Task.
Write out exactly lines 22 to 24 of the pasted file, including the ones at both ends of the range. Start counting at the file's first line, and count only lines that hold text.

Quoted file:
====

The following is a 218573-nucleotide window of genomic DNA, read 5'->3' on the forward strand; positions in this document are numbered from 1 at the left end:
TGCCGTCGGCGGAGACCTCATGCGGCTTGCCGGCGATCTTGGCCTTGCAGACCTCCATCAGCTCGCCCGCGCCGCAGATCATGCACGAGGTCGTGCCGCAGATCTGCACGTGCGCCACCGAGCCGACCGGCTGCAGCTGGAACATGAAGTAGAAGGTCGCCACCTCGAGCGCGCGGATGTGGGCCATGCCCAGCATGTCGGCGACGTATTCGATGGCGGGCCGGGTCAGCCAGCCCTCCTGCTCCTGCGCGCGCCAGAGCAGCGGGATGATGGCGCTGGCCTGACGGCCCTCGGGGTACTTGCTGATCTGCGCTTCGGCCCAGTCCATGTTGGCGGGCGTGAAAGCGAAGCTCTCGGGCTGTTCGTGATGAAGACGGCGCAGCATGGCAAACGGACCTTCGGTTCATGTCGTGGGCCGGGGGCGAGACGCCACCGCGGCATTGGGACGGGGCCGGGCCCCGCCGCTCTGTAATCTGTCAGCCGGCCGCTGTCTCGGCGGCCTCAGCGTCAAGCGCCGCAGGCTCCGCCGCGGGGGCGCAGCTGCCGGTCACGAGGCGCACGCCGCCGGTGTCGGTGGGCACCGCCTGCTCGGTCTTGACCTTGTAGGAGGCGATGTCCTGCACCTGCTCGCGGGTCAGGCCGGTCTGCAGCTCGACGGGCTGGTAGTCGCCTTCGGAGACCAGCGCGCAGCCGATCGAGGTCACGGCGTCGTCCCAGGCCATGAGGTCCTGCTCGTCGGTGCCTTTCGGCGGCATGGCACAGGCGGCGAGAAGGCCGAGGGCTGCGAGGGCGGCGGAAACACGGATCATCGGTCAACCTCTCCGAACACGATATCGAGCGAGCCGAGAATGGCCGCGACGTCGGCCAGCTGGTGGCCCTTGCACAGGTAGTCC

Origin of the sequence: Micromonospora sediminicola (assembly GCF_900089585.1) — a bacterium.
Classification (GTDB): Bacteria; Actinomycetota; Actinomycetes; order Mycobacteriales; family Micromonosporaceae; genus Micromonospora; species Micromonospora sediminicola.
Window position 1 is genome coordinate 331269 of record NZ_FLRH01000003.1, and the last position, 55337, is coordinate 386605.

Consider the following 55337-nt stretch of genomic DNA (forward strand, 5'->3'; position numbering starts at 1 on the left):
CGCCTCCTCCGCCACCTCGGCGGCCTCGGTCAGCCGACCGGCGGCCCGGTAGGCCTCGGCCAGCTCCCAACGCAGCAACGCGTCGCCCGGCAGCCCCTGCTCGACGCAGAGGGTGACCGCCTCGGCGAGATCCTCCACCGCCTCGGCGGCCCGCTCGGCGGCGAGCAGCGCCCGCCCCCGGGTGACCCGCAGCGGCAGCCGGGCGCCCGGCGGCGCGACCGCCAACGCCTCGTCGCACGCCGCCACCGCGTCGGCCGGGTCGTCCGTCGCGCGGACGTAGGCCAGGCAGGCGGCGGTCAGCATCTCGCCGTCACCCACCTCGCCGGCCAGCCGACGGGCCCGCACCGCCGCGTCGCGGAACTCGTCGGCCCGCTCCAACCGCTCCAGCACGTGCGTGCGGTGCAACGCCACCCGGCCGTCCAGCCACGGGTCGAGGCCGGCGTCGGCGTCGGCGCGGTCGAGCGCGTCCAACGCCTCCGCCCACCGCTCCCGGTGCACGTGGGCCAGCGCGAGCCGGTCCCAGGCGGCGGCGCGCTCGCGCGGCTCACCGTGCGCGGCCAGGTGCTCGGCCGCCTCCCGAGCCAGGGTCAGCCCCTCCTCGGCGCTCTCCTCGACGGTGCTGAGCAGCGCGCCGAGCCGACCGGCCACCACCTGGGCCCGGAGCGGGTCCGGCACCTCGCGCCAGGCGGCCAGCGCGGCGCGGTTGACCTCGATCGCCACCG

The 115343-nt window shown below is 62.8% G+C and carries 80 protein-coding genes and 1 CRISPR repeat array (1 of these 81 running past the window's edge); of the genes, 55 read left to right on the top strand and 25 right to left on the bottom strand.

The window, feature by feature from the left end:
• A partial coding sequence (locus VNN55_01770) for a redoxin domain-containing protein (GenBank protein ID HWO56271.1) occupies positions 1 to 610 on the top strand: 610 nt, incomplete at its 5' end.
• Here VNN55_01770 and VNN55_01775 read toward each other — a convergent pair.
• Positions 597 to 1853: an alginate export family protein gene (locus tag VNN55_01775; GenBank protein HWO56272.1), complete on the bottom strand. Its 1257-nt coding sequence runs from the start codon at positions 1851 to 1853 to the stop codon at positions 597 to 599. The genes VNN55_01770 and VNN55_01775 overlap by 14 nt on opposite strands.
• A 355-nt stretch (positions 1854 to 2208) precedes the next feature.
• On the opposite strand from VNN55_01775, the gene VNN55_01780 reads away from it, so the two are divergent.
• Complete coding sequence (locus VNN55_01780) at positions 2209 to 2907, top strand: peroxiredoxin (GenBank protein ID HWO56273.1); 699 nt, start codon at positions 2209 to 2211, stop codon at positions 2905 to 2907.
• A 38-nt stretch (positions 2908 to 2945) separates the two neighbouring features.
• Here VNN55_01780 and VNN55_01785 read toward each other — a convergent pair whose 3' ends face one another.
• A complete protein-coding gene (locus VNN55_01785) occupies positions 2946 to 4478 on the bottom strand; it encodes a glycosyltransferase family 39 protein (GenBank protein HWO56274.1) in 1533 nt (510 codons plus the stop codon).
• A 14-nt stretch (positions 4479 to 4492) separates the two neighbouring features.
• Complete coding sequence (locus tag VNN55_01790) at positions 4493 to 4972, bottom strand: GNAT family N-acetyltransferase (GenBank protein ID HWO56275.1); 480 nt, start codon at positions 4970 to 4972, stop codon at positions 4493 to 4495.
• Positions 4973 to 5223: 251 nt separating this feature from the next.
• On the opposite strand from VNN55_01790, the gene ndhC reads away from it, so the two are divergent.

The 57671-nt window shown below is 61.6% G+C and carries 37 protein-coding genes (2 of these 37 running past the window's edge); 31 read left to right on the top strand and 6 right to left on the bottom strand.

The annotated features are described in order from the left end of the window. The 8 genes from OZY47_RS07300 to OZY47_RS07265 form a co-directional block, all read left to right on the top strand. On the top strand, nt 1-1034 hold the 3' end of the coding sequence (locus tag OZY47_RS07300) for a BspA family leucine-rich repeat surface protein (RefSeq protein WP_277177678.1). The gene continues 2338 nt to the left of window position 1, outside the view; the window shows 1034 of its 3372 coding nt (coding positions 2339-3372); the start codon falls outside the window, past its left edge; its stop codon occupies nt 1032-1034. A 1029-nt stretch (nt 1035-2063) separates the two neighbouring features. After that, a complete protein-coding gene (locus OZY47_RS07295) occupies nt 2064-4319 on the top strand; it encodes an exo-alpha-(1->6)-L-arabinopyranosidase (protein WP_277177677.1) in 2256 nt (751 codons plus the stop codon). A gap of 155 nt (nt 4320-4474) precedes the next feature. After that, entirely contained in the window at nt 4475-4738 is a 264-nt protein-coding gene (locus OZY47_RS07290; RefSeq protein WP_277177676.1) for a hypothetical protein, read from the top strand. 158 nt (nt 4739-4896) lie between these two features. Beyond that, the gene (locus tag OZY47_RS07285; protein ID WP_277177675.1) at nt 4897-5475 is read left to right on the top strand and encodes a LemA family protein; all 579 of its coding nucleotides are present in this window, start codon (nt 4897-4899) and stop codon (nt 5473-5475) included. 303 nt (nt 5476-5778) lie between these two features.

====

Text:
• On the opposite strand from VNN55_01790, the gene ndhC reads away from it, so the two are divergent.

The 57671-nt window shown below is 61.6% G+C and carries 37 protein-coding genes (2 of these 37 running past the window's edge); 31 read left to right on the top strand and 6 right to left on the bottom strand.

The annotated features are described in order from the left end of the window. The 8 genes from OZY47_RS07300 to OZY47_RS07265 form a co-directional block, all read left to right on the top strand. On the top strand, nt 1-1034 hold the 3' end of the coding sequence (locus tag OZY47_RS07300) for a BspA family leucine-rich repeat surface protein (RefSeq protein WP_277177678.1). The gene continues 2338 nt to the left of window position 1, outside the view; the window shows 1034 of its 3372 coding nt (coding positions 2339-3372); the start codon falls outside the window, past its left edge; its stop codon occupies nt 1032-1034. A 1029-nt stretch (nt 1035-2063) separates the two neighbouring features. After that, a complete protein-coding gene (locus OZY47_RS07295) occupies nt 2064-4319 on the top strand; it encodes an exo-alpha-(1->6)-L-arabinopyranosidase (protein WP_277177677.1) in 2256 nt (751 codons plus the stop codon). A gap of 155 nt (nt 4320-4474) precedes the next feature. After that, entirely contained in the window at nt 4475-4738 is a 264-nt protein-coding gene (locus OZY47_RS07290; RefSeq protein WP_277177676.1) for a hypothetical protein, read from the top strand. 158 nt (nt 4739-4896) lie between these two features. Beyond that, the gene (locus tag OZY47_RS07285; protein ID WP_277177675.1) at nt 4897-5475 is read left to right on the top strand and encodes a LemA family protein; all 579 of its coding nucleotides are present in this window, start codon (nt 4897-4899) and stop codon (nt 5473-5475) included. 303 nt (nt 5476-5778) lie between these two features.